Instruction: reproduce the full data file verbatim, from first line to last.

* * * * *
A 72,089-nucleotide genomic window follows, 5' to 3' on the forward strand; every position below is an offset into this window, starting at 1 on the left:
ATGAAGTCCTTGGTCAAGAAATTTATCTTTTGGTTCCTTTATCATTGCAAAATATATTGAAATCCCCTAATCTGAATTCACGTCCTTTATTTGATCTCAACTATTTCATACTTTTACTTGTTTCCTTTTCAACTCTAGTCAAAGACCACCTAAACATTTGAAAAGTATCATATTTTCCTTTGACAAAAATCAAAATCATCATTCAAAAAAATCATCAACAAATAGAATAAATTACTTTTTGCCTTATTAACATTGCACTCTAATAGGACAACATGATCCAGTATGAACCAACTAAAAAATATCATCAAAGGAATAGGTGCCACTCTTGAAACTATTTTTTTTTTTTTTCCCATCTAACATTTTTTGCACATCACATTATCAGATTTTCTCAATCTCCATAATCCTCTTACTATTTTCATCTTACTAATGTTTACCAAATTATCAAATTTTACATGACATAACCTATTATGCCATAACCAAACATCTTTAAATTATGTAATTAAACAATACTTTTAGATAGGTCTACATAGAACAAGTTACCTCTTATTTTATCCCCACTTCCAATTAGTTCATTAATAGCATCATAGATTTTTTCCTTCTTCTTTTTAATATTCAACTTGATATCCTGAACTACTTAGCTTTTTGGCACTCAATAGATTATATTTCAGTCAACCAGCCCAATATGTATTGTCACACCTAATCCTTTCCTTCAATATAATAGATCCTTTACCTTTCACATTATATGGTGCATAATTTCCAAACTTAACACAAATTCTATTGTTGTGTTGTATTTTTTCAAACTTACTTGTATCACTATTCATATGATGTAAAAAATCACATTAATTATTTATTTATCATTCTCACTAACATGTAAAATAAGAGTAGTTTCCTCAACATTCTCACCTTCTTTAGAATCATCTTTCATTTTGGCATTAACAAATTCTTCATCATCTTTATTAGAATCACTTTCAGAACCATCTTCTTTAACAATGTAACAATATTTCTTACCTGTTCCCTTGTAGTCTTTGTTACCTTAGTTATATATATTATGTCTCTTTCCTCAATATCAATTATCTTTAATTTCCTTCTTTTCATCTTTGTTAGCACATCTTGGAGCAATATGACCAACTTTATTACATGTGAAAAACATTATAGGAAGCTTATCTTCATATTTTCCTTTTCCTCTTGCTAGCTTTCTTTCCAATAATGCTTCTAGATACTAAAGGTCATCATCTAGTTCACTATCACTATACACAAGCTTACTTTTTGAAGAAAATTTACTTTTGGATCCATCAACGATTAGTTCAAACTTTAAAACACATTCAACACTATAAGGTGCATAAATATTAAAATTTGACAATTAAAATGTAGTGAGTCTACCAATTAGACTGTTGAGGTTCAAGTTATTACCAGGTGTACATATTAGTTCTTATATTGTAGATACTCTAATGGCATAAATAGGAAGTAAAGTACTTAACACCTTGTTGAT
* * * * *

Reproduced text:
A 72,089-nucleotide genomic window follows, 5' to 3' on the forward strand; every position below is an offset into this window, starting at 1 on the left:
ATGAAGTCCTTGGTCAAGAAATTTATCTTTTGGTTCCTTTATCATTGCAAAATATATTGAAATCCCCTAATCTGAATTCACGTCCTTTATTTGATCTCAACTATTTCATACTTTTACTTGTTTCCTTTTCAACTCTAGTCAAAGACCACCTAAACATTTGAAAAGTATCATATTTTCCTTTGACAAAAATCAAAATCATCATTCAAAAAAATCATCAACAAATAGAATAAATTACTTTTTGCCTTATTAACATTGCACTCTAATAGGACAACATGATCCAGTATGAACCAACTAAAAAATATCATCAAAGGAATAGGTGCCACTCTTGAAACTATTTTTTTTTTTTTTCCCATCTAACATTTTTTGCACATCACATTATCAGATTTTCTCAATCTCCATAATCCTCTTACTATTTTCATCTTACTAATGTTTACCAAATTATCAAATTTTACATGACATAACCTATTATGCCATAACCAAACATCTTTAAATTATGTAATTAAACAATACTTTTAGATAGGTCTACATAGAACAAGTTACCTCTTATTTTATCCCCACTTCCAATTAGTTCATTAATAGCATCATAGATTTTTTCCTTCTTCTTTTTAATATTCAACTTGATATCCTGAACTACTTAGCTTTTTGGCACTCAATAGATTATATTTCAGTCAACCAGCCCAATATGTATTGTCACACCTAATCCTTTCCTTCAATATAATAGATCCTTTACCTTTCACATTATATGGTGCATAATTTCCAAACTTAACACAAATTCTATTGTTGTGTTGTATTTTTTCAAACTTACTTGTATCACTATTCATATGATGTAAAAAATCACATTAATTATTTATTTATCATTCTCACTAACATGTAAAATAAGAGTAGTTTCCTCAACATTCTCACCTTCTTTAGAATCATCTTTCATTTTGGCATTAACAAATTCTTCATCATCTTTATTAGAATCACTTTCAGAACCATCTTCTTTAACAATGTAACAATATTTCTTACCTGTTCCCTTGTAGTCTTTGTTACCTTAGTTATATATATTATGTCTCTTTCCTCAATATCAATTATCTTTAATTTCCTTCTTTTCATCTTTGTTAGCACATCTTGGAGCAATATGACCAACTTTATTACATGTGAAAAACATTATAGGAAGCTTATCTTCATATTTTCCTTTTCCTCTTGCTAGCTTTCTTTCCAATAATGCTTCTAGATACTAAAGGTCATCATCTAGTTCACTATCACTATACACAAGCTTACTTTTTGAAGAAAATTTACTTTTGGATCCATCAACGATTAGTTCAAACTTTAAAACACATTCAACACTATAAGGTGCATAAATATTAAAATTTGACAATTAAAATGTAGTGAGTCTACCAATTAGACTGTTGAGGTTCAAGTTATTACCAGGTGTACATATTAGTTCTTATATTGTAGATACTCTAATGGCATAAATAGGAAGTAAAGTACTTAACACCTTGTTGAT